Both conventional section-wise non-surgical therapy (CNST) and a guided approach to infection control where patients receive full-mouth debridement preceded by oral-hygiene education (GPIC) are effective non-surgical treatment protocols for periodontitis.
A recent study, now summarised as JCP Digest 107, sought to evaluate the relative effectiveness of the two approaches in terms of clinical and patient-centred outcomes in the general population, under conditions found in practice.
The research, performed in Gothenburg in Sweden, involved 95 dental hygienists randomly assigned to perform either CNST or GPIC on patients, who were given a clinical examination at the six-month follow-up at which they were also questioned about their self-perceived oral health. Periodontal pocket closure was the primary outcome.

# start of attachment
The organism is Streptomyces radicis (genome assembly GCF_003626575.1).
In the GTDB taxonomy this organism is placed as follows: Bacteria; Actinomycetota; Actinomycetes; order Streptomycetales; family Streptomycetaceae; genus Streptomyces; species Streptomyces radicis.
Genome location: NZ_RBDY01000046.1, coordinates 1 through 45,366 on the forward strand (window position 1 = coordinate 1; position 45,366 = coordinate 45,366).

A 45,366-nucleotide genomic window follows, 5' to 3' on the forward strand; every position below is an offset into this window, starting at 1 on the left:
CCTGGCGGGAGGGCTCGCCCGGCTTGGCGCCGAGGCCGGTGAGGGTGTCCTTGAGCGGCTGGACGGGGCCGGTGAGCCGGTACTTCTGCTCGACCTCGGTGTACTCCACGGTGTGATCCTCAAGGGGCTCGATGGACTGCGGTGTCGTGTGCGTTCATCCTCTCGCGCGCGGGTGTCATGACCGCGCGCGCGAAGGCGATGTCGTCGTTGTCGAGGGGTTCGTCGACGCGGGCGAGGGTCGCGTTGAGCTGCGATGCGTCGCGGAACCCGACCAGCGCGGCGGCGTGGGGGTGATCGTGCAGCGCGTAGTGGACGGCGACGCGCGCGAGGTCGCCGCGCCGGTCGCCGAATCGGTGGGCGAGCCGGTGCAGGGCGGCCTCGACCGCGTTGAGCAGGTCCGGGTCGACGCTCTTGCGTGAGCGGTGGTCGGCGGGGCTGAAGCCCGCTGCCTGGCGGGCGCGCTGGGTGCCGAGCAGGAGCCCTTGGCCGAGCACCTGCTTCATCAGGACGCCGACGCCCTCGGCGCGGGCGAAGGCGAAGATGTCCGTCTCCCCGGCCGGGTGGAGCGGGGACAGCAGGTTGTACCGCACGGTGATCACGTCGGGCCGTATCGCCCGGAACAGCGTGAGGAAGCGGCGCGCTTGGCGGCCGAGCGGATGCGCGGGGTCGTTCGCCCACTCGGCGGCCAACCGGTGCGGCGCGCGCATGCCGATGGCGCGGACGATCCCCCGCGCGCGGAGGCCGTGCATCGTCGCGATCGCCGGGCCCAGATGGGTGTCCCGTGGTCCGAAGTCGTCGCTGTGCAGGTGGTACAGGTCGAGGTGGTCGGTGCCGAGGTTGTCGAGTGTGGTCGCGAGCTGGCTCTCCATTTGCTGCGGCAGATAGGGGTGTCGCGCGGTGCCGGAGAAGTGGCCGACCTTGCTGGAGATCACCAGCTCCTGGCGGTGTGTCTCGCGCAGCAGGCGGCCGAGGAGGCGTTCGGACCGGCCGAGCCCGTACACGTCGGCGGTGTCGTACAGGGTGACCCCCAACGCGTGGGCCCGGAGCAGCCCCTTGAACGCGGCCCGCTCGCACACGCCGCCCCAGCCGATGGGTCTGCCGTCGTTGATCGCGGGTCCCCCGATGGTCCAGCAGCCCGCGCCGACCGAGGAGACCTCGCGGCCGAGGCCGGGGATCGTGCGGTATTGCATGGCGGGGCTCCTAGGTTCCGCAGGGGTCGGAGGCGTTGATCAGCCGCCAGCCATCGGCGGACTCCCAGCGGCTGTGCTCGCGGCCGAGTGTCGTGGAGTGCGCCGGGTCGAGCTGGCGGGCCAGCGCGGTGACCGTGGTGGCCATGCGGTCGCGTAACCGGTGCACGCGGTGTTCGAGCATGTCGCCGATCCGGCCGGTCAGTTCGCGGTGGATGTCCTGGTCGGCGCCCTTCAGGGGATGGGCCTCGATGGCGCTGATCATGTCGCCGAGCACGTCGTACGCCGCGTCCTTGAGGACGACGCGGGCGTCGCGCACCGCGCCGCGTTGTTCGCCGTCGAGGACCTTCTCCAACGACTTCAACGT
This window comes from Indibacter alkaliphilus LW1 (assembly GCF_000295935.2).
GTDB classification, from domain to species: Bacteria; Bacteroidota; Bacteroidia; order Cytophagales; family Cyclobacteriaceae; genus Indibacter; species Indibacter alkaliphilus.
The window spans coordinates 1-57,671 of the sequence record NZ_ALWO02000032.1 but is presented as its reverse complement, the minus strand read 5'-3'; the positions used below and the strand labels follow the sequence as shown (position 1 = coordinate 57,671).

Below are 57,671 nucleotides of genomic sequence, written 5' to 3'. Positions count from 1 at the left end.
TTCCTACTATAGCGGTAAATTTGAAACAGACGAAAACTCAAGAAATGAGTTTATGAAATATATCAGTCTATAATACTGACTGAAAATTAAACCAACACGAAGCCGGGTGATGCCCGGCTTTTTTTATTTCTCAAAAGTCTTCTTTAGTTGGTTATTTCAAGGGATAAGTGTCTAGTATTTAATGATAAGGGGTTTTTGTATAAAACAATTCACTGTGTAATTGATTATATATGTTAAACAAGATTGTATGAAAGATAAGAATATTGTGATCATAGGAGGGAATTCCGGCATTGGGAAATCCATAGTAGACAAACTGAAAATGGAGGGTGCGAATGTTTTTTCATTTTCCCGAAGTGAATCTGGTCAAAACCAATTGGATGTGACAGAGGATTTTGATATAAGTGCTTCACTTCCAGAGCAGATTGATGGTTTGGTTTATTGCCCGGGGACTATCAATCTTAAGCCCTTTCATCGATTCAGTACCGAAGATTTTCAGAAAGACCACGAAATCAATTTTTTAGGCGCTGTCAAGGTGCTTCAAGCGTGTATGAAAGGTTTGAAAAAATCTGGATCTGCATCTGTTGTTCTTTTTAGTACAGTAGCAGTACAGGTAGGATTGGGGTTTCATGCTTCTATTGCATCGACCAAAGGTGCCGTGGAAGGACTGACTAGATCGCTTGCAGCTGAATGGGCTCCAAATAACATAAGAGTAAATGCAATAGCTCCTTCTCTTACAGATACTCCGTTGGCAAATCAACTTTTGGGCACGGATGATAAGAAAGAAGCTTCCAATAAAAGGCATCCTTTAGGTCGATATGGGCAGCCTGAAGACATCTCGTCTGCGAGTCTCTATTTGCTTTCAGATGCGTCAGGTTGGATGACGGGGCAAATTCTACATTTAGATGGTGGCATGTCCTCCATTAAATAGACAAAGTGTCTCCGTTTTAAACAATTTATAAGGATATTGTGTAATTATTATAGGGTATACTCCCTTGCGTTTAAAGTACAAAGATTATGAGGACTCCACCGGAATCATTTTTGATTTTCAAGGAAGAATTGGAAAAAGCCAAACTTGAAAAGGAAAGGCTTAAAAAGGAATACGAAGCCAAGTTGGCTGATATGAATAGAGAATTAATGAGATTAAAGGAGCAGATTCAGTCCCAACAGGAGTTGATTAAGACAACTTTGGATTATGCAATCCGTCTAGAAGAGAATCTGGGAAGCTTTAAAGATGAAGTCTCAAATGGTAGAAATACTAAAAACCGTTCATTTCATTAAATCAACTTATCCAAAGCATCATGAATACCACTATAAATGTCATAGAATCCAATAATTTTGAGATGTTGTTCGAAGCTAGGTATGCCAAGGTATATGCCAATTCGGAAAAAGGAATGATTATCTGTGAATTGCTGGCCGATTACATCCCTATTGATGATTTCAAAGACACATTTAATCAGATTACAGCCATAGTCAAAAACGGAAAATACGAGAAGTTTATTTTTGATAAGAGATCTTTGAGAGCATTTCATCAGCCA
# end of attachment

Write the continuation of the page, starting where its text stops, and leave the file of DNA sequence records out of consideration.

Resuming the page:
The researchers found that pocket closure at six months amounted to 70% with both treatment modalities. However, GPIC was more time-efficient, which provided benefits both to patients and clinicians.
The research was summarised for JCP Digest by postgraduate students at the EFP-accredited programme in periodontology at Ghent University in Belgium.